Yan Valery: B-

In truth, Valery was the toughest player to rate from Saints’ impressive victory on Saturday. For much of the game, he wasn’t just good, he was very good.

Playing on the right side of three-pronged centre-backs, Valery gave the Saints' defence a physical edge as he bullied Arsenal’s attackers any time they got in range. He won 12 of his 16 duels and led his team in interceptions with nine as he frequently strutted out of the back five to challenge higher up the pitch.

Here’s a great example of that from the first half…

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This was certainly a performance to build on for Valery. He’s someone who was probably aided by the ‘simpler’ defensive tactics Hasenhuttl preached, with less space to be exploited and more help around him.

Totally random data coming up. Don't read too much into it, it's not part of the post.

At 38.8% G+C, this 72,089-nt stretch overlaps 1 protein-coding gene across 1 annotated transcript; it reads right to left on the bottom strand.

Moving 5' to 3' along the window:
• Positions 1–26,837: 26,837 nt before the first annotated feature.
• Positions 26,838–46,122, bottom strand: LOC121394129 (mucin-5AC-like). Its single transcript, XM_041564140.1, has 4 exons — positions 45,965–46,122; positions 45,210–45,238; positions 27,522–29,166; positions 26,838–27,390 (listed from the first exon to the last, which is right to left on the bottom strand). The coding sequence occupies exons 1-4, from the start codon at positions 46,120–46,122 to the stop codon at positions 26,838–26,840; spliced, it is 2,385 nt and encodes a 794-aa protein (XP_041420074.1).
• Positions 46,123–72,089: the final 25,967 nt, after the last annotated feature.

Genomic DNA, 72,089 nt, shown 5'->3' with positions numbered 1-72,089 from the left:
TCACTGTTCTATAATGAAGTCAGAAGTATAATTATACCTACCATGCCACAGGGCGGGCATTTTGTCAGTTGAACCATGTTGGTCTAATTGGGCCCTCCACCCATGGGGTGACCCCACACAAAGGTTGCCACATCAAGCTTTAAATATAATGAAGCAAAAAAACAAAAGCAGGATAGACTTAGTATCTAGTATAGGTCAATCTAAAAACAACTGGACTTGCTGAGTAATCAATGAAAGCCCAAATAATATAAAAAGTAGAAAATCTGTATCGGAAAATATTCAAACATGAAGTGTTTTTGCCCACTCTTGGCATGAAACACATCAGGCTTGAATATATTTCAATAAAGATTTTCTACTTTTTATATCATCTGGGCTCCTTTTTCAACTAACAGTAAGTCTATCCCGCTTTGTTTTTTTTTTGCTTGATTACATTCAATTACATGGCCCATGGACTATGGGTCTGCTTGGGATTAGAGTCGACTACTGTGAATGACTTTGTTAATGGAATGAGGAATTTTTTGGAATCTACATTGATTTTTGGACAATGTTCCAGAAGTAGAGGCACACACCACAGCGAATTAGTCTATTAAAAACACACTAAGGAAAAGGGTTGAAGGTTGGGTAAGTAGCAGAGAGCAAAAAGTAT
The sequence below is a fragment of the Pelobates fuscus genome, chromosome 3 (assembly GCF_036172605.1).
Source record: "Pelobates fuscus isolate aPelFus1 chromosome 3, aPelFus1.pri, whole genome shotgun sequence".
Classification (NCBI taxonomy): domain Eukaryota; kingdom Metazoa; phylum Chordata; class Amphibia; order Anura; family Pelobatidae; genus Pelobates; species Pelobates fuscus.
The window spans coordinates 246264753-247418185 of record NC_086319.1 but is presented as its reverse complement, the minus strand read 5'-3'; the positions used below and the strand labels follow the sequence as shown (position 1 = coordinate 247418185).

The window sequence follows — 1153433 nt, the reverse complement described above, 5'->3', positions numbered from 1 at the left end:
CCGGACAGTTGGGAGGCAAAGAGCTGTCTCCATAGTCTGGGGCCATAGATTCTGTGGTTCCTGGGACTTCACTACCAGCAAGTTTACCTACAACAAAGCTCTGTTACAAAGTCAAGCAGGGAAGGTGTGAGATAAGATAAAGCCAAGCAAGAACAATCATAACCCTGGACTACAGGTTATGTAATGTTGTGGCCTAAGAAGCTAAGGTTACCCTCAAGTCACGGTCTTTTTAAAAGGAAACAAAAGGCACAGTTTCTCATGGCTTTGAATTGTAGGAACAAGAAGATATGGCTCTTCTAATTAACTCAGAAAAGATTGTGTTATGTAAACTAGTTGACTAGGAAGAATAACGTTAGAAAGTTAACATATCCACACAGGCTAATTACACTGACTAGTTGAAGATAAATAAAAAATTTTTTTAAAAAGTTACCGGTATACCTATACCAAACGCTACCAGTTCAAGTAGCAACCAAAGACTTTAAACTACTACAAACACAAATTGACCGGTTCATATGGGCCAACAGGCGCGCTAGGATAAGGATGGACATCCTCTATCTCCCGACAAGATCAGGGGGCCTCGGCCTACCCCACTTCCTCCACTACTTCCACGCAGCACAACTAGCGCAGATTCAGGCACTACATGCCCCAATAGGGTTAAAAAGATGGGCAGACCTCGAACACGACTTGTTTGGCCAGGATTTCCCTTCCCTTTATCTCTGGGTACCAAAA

But he also made those around him better with his raw physicality and constant rough and tumble presence.

So with all the good, why was Valery tough to rate? Well, it all came down to one first half moment in which he left a pass short leading to the opening from which Saka was presented with his golden chance. Thankfully - for both Saints and Valery - Forster came to the rescue. 

Still though, despite the major error, this was a performance full of positives regardless of whether he starts again when Saints are back in action at Burnley on Thursday.

Kyle Walker-Peters: B-

Playing on the right side of the back five rather than left with Perraud in the team, Walker-Peters put in a typical Walker-Peters performance. Consistent, effective, and error-free. 

Playing as a deep wing-back, Walker-Peters couldn’t show off his attacking abilities but in a game where defending was paramount, he did his job with the calmness and ferocity that has become expected from him.